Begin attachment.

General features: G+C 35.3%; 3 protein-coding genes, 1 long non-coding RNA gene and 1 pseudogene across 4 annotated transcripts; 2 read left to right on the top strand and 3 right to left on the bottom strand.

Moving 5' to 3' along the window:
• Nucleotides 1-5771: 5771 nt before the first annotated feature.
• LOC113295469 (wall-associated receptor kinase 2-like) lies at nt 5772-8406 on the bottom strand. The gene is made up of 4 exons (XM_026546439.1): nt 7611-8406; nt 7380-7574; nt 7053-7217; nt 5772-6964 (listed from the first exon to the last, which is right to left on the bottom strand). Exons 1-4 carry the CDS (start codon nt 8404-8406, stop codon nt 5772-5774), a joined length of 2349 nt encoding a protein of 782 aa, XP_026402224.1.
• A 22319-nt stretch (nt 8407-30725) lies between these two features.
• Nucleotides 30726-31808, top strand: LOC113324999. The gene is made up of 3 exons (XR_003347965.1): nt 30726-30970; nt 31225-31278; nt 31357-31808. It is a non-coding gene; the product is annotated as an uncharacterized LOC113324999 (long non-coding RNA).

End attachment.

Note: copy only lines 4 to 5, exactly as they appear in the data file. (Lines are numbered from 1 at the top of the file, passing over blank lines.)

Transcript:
• LOC113295469 (wall-associated receptor kinase 2-like) lies at nt 5772-8406 on the bottom strand. The gene is made up of 4 exons (XM_026546439.1): nt 7611-8406; nt 7380-7574; nt 7053-7217; nt 5772-6964 (listed from the first exon to the last, which is right to left on the bottom strand). Exons 1-4 carry the CDS (start codon nt 8404-8406, stop codon nt 5772-5774), a joined length of 2349 nt encoding a protein of 782 aa, XP_026402224.1.
• A 22319-nt stretch (nt 8407-30725) lies between these two features.